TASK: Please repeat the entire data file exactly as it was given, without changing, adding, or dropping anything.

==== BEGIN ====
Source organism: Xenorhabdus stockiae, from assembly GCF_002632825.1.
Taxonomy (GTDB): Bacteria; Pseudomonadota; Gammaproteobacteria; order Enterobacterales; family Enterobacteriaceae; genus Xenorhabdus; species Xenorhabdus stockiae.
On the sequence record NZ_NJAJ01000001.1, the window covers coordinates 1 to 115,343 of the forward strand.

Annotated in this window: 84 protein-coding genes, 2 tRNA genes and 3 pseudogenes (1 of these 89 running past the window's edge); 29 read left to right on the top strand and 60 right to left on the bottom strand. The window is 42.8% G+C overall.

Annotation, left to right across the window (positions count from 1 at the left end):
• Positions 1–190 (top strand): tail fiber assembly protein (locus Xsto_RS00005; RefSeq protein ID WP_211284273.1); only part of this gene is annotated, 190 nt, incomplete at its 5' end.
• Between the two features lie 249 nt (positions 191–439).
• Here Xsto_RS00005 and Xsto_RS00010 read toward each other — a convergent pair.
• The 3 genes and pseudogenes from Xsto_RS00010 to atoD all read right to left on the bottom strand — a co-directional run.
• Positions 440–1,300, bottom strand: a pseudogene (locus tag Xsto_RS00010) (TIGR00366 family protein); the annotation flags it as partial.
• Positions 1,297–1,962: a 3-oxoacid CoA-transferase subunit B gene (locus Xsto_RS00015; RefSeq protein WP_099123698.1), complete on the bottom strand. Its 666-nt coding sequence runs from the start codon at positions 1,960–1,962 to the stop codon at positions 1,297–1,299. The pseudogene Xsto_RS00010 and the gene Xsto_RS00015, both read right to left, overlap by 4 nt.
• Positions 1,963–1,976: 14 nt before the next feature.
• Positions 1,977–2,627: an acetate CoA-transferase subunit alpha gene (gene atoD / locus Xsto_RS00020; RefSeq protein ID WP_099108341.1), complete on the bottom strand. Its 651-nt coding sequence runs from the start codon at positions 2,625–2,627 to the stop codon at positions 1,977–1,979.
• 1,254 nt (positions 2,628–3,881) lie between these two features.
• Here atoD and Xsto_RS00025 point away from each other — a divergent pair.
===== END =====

Source organism: Xenorhabdus stockiae, from assembly GCF_002632825.1.
Taxonomy (GTDB): Bacteria; Pseudomonadota; Gammaproteobacteria; order Enterobacterales; family Enterobacteriaceae; genus Xenorhabdus; species Xenorhabdus stockiae.
On the sequence record NZ_NJAJ01000001.1, the window covers coordinates 1 to 115,343 of the forward strand.

Annotated in this window: 84 protein-coding genes, 2 tRNA genes and 3 pseudogenes (1 of these 89 running past the window's edge); 29 read left to right on the top strand and 60 right to left on the bottom strand. The window is 42.8% G+C overall.

Annotation, left to right across the window (positions count from 1 at the left end):
• Positions 1–190 (top strand): tail fiber assembly protein (locus Xsto_RS00005; RefSeq protein ID WP_211284273.1); only part of this gene is annotated, 190 nt, incomplete at its 5' end.
• Between the two features lie 249 nt (positions 191–439).
• Here Xsto_RS00005 and Xsto_RS00010 read toward each other — a convergent pair.
• The 3 genes and pseudogenes from Xsto_RS00010 to atoD all read right to left on the bottom strand — a co-directional run.
• Positions 440–1,300, bottom strand: a pseudogene (locus tag Xsto_RS00010) (TIGR00366 family protein); the annotation flags it as partial.
• Positions 1,297–1,962: a 3-oxoacid CoA-transferase subunit B gene (locus Xsto_RS00015; RefSeq protein WP_099123698.1), complete on the bottom strand. Its 666-nt coding sequence runs from the start codon at positions 1,960–1,962 to the stop codon at positions 1,297–1,299. The pseudogene Xsto_RS00010 and the gene Xsto_RS00015, both read right to left, overlap by 4 nt.
• Positions 1,963–1,976: 14 nt before the next feature.
• Positions 1,977–2,627: an acetate CoA-transferase subunit alpha gene (gene atoD / locus Xsto_RS00020; RefSeq protein ID WP_099108341.1), complete on the bottom strand. Its 651-nt coding sequence runs from the start codon at positions 2,625–2,627 to the stop codon at positions 1,977–1,979.
• 1,254 nt (positions 2,628–3,881) lie between these two features.
• Here atoD and Xsto_RS00025 point away from each other — a divergent pair.